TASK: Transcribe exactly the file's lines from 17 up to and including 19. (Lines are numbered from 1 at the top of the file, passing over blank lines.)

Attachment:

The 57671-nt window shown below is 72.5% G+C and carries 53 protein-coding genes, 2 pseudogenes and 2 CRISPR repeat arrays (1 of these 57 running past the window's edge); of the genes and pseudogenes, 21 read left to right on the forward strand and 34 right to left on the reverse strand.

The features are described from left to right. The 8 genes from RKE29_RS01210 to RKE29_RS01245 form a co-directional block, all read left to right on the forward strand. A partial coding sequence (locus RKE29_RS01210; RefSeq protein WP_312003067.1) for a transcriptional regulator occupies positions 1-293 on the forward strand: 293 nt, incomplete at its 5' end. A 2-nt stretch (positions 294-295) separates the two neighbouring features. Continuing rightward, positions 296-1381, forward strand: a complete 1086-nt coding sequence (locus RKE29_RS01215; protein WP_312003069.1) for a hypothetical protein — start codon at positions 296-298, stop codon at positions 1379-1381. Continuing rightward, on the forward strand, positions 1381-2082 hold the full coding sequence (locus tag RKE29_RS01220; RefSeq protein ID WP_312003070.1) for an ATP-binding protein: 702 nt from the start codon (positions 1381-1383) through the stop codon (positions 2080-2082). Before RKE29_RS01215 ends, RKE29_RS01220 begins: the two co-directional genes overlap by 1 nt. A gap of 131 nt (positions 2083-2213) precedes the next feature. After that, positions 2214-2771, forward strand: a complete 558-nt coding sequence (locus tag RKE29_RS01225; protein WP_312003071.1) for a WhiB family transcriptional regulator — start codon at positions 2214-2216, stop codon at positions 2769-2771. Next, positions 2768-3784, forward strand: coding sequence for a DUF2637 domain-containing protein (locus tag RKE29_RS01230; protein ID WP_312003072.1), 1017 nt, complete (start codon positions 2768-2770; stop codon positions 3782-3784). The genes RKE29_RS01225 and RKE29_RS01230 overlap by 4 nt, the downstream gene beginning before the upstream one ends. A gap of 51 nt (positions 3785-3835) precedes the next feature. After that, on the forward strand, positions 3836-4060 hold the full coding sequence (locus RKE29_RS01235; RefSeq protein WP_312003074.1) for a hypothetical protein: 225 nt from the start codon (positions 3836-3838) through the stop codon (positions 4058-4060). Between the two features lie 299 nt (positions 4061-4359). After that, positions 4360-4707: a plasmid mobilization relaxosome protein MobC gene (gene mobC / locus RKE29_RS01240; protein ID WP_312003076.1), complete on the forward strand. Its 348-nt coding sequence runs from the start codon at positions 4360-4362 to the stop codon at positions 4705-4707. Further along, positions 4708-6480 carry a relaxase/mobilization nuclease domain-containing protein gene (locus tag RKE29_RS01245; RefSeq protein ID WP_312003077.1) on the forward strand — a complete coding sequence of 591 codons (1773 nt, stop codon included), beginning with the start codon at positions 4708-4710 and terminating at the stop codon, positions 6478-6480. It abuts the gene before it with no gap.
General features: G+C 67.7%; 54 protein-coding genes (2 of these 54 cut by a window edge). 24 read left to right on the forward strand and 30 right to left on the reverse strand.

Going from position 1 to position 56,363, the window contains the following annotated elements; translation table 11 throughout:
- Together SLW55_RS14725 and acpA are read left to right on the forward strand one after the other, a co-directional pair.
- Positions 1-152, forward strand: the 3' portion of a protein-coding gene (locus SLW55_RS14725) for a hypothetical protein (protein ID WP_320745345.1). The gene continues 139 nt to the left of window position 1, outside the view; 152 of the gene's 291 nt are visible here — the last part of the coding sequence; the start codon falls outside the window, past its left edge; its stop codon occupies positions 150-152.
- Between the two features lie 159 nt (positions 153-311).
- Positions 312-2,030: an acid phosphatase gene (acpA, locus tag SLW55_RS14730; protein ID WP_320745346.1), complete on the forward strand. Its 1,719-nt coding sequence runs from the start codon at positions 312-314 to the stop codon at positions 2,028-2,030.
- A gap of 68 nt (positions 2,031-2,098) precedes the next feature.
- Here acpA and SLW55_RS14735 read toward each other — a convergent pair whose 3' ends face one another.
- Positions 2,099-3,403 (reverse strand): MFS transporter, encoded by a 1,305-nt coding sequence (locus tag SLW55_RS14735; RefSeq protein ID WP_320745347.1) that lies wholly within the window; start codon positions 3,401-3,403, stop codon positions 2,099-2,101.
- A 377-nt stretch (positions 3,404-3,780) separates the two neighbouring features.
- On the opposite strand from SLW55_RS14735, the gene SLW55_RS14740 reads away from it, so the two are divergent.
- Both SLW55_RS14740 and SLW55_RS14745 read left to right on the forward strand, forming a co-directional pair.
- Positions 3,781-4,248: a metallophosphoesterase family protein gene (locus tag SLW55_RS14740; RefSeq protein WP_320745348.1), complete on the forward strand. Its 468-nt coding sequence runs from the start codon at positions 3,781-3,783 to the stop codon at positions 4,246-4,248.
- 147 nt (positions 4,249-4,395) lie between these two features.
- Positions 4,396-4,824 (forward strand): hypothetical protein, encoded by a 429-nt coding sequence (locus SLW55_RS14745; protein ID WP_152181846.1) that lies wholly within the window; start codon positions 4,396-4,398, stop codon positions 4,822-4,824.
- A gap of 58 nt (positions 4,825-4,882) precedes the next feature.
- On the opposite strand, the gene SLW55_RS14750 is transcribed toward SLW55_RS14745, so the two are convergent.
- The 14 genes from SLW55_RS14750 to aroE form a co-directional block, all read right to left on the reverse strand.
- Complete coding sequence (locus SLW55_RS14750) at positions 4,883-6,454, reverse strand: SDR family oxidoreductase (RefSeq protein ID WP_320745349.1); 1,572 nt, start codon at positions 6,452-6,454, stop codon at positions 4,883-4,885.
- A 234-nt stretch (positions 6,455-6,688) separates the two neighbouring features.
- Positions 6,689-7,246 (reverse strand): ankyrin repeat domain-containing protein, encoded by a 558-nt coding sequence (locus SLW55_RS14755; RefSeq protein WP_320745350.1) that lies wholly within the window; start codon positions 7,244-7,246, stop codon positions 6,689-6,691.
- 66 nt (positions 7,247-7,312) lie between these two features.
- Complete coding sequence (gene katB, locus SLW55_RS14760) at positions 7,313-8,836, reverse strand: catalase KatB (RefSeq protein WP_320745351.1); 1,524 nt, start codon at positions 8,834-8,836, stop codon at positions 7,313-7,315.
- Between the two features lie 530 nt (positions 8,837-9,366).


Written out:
- Positions 4,396-4,824 (forward strand): hypothetical protein, encoded by a 429-nt coding sequence (locus SLW55_RS14745; protein ID WP_152181846.1) that lies wholly within the window; start codon positions 4,396-4,398, stop codon positions 4,822-4,824.
- A gap of 58 nt (positions 4,825-4,882) precedes the next feature.
- On the opposite strand, the gene SLW55_RS14750 is transcribed toward SLW55_RS14745, so the two are convergent.